Professor of Spanish
A significant body of research on mastery of academic content, career choice, and civic engagement substantiates community-engaged learning as a high-impact pedagogy. As Adler-Kassner et. al (1997) claim, “service learning in the context of Composition can increase students’ conception of the social far more effectively than either textbooks or experience alone” as students address the “causes of social problems and not just the symptoms”. Other scholars assert the ethical and civic promise of community-engaged learning because it can foster democratic and social justice values and encourage students to take on the perspectives of others.
Reflecting on the role of the university as a public good, this note explores the intersection of a public humanities project, Latinos in Rural America, and community-engaged learning as a powerful strategy to open up new spaces for social dialogue. I used community-engaged learning in my Introduction to Chicano/a Cultural Studies course (Spanish 380) to connect Chicano/a history and culture to the present experience of Latinos in Knox County, Ohio. I also wanted to build into my course strategies for immersive inquiry and undergraduate research. I found that at their best, public humanities and community-engaged learning can strengthen undergraduate research and create, as Cantor (2004) suggests, a context for the exchange of peoples and ideas that bolster the university as a public good.
Latinos in Rural America (LiRA) sought to broaden knowledge, engagement with, and understanding of the Latino/a experience in rural Ohio. Rooted as it was in an oral history approach, it offered an intimate window into the lives, journeys, and aspirations of Latinos representing diverse areas of activity, social and economic conditions, and stages of life, within the broad social fabric of Knox County, Ohio. The project culminated in a public bilingual exhibit, currently archived at Digital Kenyon (http://digital.kenyon.edu/lkca/ ), which traveled locally and throughout Ohio, December 2015 – Summer 2017. The exhibit was organized into three distinct but complementary elements: a series of ten bilingual panels that offered snapshots into the lives of Latino families in Knox County; a video that provided the audience with an opportunity to hear Latinos sharing their stories; and a reflection piece in which the audience was asked to provide feedback after having seen the exhibit.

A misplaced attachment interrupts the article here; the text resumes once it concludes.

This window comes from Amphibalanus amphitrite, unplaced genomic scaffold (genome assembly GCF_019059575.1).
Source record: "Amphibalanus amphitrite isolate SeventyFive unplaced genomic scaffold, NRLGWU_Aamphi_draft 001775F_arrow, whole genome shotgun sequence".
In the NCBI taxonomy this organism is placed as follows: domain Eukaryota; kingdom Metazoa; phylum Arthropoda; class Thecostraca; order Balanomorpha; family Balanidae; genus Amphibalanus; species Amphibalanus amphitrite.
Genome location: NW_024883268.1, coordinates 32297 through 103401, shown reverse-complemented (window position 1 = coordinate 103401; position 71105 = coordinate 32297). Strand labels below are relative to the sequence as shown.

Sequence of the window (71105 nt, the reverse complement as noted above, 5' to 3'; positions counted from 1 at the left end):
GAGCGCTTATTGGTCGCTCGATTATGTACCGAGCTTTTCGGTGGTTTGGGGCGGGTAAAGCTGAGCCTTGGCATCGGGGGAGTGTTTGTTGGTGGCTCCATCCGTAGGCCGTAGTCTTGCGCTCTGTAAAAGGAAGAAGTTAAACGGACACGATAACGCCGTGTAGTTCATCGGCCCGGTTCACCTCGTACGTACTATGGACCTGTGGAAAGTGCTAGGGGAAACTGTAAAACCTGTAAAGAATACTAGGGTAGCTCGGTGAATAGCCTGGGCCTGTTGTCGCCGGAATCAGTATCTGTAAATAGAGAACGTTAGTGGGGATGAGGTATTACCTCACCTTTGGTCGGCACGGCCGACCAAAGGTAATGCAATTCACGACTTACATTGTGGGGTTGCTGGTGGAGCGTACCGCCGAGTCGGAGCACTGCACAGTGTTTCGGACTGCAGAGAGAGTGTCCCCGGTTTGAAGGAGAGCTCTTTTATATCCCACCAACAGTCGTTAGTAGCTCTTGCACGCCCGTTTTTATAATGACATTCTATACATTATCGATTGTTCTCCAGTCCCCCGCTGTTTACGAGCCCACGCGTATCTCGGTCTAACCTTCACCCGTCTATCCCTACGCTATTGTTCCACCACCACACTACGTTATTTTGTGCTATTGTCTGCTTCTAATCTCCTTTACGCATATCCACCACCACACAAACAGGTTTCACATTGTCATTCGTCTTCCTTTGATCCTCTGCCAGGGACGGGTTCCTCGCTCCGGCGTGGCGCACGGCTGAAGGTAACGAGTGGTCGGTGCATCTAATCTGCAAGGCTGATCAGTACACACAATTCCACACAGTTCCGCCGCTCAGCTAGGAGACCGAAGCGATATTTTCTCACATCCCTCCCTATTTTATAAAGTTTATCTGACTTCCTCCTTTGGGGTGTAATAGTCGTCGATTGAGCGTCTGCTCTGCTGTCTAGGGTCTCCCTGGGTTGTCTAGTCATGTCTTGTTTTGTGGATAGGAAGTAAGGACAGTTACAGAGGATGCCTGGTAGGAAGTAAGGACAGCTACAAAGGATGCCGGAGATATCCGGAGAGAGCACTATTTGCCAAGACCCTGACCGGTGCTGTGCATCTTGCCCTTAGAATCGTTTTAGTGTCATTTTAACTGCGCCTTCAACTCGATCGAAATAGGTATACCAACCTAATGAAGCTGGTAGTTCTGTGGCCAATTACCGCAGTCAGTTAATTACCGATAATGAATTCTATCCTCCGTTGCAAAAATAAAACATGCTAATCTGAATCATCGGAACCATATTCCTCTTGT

Through LiRA, the experiences of Latinos and Latinas in Knox County, Ohio were documented; their collected stories gave visibility to this community and offered them the opportunity to voice their challenges and aspirations. The community response to the exhibit demonstrated that attendees made connections between local issues and national debates and questioned the dynamics of the world in which they live. They faced disparities, social tensions, and alternative views, and this led them to reflect on their changed perceptions.
We found that the audience effectively embraced cultural difference, from the bilingual / bicultural content of the text, pictures, and video, to the discovery of social tensions and educational disparities. The exhibit survey also indicated that people truly enjoyed learning in the company of others and being informed by diverse perspectives. When asked for ideas that would further increase knowledge about Latinos in the community, the audience urged us to open up more spaces that would enable cultural exchanges and social dialogue. These reactions speak to the promise of public humanities and of the critical role it can play in addressing important societal issues of the day.